Markets

(Washington)

Earlier this week it seemed that the market might finally have a reason to believe the Fed might pause its inexorable march higher in rates. That reason was that inflation had dipped below the Fed’s target. Being just a single occurrence, it was a weak-footed hope. Now, new data shows the American consumer is doing well, as retail sales jumped 0.9% in November. The explanation for the jump is that a drop in gasoline prices helped fuel more retail spending.


FINSUM: Consumers are obviously still feeling comfortable, which will give the Fed a bit of comfort about the stage of the cycle.

(New York)

Investors looking for signs of trouble have no shortage to examine. However, one that might have escaped notice is that small caps are on the brink of a full blown bear market. The Russell 2000 has fallen a whopping 17% since its all-time high close on August 31st. The S&P 500, for comparison, is off 10%.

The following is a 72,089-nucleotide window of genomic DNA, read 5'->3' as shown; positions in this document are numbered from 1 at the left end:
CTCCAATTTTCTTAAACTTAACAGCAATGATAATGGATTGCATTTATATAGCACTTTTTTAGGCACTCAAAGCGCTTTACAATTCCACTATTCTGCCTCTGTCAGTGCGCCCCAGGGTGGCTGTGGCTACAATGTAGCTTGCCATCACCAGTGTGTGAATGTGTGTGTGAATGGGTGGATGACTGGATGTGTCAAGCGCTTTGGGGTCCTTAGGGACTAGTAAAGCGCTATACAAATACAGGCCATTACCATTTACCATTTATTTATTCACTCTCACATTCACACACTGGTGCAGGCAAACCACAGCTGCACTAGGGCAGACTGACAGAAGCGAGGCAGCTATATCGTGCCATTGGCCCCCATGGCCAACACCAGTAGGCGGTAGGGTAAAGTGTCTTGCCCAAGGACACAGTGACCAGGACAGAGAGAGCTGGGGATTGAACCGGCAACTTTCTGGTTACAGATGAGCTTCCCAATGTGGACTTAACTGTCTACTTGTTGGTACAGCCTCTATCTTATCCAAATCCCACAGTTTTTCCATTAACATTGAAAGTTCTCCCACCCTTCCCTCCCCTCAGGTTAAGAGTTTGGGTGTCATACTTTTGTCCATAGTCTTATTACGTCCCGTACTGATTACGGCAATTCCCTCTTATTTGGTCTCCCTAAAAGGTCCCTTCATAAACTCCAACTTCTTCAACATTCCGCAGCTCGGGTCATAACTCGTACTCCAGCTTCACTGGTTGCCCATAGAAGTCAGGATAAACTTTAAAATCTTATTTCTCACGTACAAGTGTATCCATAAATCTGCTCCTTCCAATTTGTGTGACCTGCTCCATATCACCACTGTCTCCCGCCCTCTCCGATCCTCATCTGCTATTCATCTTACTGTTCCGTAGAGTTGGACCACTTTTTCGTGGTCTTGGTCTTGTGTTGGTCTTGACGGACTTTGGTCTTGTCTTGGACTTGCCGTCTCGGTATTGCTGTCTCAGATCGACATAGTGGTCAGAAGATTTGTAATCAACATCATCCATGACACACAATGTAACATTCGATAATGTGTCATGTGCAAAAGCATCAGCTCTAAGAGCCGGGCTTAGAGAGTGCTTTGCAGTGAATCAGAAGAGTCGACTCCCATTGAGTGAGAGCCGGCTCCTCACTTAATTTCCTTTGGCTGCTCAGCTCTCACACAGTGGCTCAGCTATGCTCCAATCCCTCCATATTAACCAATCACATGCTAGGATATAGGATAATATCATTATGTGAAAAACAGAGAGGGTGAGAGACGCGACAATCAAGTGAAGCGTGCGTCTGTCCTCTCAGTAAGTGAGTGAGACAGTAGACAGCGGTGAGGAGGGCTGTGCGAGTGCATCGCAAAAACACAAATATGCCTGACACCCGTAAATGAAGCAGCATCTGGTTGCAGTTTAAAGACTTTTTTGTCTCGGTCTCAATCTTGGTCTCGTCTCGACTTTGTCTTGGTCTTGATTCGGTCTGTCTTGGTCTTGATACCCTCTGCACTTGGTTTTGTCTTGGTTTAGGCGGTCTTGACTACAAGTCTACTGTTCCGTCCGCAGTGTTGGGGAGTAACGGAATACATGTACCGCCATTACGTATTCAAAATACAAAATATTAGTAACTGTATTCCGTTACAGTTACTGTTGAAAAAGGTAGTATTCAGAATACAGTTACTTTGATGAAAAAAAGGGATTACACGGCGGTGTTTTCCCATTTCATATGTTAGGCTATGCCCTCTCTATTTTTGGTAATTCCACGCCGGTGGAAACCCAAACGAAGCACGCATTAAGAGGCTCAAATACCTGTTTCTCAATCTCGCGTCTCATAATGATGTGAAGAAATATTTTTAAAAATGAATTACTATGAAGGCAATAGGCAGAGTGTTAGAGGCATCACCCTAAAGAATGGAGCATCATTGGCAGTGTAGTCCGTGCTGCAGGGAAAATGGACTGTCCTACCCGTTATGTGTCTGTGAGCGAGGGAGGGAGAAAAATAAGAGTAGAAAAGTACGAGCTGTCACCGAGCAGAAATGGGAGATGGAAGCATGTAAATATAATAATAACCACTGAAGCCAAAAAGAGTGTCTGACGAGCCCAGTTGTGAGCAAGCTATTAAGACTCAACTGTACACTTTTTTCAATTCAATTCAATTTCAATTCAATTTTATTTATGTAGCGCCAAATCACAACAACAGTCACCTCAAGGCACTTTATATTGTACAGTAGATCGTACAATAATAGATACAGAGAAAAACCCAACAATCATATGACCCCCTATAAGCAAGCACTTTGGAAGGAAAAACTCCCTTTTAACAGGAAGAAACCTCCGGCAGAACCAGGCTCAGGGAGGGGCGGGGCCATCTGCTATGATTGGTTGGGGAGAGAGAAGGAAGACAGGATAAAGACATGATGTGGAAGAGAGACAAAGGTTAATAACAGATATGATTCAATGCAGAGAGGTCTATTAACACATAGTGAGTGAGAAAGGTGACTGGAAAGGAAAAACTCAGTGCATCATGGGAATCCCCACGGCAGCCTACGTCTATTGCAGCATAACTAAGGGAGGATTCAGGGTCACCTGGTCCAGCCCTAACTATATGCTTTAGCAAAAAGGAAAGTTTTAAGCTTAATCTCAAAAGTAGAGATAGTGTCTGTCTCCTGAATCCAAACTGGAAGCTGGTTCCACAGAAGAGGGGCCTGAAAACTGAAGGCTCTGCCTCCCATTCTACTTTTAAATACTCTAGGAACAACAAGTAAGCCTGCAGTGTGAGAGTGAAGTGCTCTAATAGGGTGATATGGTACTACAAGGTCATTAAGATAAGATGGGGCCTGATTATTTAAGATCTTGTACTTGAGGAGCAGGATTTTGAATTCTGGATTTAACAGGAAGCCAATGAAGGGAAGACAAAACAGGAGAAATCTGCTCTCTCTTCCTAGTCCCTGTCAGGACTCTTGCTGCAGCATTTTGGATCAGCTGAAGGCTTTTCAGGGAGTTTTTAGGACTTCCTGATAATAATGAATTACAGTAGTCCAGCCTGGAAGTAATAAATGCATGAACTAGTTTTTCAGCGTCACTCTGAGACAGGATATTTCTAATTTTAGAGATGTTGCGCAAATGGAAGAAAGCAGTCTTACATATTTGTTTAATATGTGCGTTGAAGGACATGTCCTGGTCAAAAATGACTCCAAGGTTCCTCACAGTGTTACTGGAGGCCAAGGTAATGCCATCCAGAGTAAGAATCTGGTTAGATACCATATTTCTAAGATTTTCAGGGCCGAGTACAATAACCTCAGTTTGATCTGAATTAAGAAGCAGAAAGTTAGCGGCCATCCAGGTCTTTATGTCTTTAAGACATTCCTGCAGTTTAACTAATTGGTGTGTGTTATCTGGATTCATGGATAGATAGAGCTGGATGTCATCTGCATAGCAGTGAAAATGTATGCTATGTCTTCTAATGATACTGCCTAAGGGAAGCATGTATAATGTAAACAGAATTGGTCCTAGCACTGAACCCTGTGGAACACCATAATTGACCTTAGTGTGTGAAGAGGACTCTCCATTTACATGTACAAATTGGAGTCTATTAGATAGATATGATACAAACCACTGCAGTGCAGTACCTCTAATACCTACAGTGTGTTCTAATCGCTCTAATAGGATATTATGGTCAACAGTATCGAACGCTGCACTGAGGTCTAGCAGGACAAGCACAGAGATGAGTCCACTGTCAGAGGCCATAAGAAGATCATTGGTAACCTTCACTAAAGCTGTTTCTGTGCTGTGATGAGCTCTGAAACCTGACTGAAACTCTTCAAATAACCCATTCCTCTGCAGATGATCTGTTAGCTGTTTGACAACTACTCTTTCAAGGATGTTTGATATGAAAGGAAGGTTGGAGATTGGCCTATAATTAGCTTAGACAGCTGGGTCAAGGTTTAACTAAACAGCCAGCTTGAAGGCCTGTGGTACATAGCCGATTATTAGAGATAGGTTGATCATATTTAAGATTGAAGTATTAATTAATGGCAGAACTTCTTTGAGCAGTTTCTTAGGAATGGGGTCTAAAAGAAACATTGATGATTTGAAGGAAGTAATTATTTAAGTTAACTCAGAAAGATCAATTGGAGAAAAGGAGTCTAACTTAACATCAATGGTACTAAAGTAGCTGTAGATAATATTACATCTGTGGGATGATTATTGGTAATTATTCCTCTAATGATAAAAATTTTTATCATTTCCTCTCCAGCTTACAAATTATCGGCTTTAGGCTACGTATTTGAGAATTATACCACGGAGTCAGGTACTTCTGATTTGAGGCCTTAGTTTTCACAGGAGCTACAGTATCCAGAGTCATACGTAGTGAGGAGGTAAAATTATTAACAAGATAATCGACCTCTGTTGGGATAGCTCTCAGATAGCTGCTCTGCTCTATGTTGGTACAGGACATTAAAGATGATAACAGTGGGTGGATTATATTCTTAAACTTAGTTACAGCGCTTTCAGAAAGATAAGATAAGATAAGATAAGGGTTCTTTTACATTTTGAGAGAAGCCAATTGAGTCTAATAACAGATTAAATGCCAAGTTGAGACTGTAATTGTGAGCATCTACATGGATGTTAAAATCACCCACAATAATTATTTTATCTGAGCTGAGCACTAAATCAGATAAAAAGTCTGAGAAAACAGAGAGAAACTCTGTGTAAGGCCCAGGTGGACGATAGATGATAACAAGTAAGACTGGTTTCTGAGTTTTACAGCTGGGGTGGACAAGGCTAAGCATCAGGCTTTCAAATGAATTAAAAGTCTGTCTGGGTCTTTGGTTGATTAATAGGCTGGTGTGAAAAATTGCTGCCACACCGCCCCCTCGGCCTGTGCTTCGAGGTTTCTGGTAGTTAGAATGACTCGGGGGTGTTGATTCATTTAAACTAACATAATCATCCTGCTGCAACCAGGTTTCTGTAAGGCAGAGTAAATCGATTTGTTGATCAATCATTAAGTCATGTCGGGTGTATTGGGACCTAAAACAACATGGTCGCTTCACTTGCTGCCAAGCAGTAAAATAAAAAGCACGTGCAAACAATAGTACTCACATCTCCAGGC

FINSUM: This is really interesting because it doesn’t make much sense. Both the trade war and the economic situation are more favorable to small caps than their larger peers, yet they are falling more sharply.

(Washington)

The moment many investors have been waiting for (or not, depending on how you look at it) has arrived. Rate hikes finally have a chance to slow after their steady rise over the last couple of years. New inflation data has come in showing weakness. Inflation has now fallen below the Fed’s 2% rate, which means the central bank has cause to pause its rate hikes as the economy looks to be on more fragile footing.


FINSUM: There are two ways to look at this. The first is that it takes some momentum away from the current yield inversion. But on the other hand, it could be an indicator that the economy is headed towards recession.

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